This topic applies only to version 1 of Managed Extensions for C++. This syntax should only be used to maintain version 1 code. See Classes and Structs (C++ Component Extensions) for information on using the equivalent functionality in the new syntax.

Declares a class to be a __value type.


__value struct-specifier
__nogc array-specifier
__nogc pointer-specifier


A __value type differs from __gc types in that __value type variables directly contain their data, whereas managed variables point to their data, which is stored on the common language runtime heap.

The following conditions apply to __value types:

  • The __value keyword cannot be applied to an interface.

  • A __value type can inherit from any number of interfaces and cannot inherit from other types or __value types.

  • A __value type is sealed by definition. For more information, see __sealed.

  • It is valid to use a __value type anywhere a managed type is allowed.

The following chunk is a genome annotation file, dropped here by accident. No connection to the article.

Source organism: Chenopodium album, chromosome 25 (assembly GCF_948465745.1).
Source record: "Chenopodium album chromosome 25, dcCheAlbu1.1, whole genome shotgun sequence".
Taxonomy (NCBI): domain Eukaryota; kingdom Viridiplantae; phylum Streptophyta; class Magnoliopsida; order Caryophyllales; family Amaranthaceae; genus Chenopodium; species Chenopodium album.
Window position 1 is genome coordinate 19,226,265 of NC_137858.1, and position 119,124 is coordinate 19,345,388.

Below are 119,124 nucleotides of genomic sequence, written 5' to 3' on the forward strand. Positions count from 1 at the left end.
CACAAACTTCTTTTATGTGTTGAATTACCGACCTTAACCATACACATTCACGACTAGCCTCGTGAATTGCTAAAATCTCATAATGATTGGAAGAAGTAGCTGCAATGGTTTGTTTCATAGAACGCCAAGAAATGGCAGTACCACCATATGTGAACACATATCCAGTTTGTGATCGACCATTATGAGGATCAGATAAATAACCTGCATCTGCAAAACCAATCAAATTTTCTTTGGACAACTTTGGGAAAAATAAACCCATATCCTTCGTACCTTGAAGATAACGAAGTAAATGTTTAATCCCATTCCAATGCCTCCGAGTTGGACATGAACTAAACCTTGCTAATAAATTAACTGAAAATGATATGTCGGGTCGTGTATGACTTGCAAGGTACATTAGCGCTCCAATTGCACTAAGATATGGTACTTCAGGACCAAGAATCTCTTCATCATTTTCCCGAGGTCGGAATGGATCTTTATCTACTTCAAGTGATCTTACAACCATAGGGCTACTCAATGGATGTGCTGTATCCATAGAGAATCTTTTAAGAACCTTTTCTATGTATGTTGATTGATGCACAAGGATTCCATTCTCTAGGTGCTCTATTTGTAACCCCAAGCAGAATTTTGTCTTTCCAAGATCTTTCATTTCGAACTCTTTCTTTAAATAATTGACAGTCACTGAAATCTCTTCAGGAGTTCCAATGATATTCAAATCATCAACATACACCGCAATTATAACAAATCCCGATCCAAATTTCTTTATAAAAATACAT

The __value keyword is not allowed when used with the __abstract keyword.

A __value type can be explicitly connected to a System::Object pointer. This is known as boxing.

The following guidelines apply to embedding a value type inside a __nogc type:

  • The value type must have LayoutSequential or LayoutExplicit.

  • The value type can not have gc pointer members.

  • The value type can not have private data members.

In Managed Extensions for C++, the equivalents to a C# class and a C# struct are as follows:

Managed Extensions for C++


For more information

__gc struct


__gc class


class keyword

__value struct


__value class


struct keyword


In the following example, a __value type (V) is declared and then two instances of the __value type are manipulated:

// keyword__value.cpp
// compile with: /clr:oldSyntax
#using <mscorlib.dll>

__value struct V { 
   int m_i;

int main() {
   V v1, v2;
   v1.m_i = 5;
   v2 = v1;   // copies all fields of v1 to v2
   v2.m_i = 6;   // does not affect v1.m_I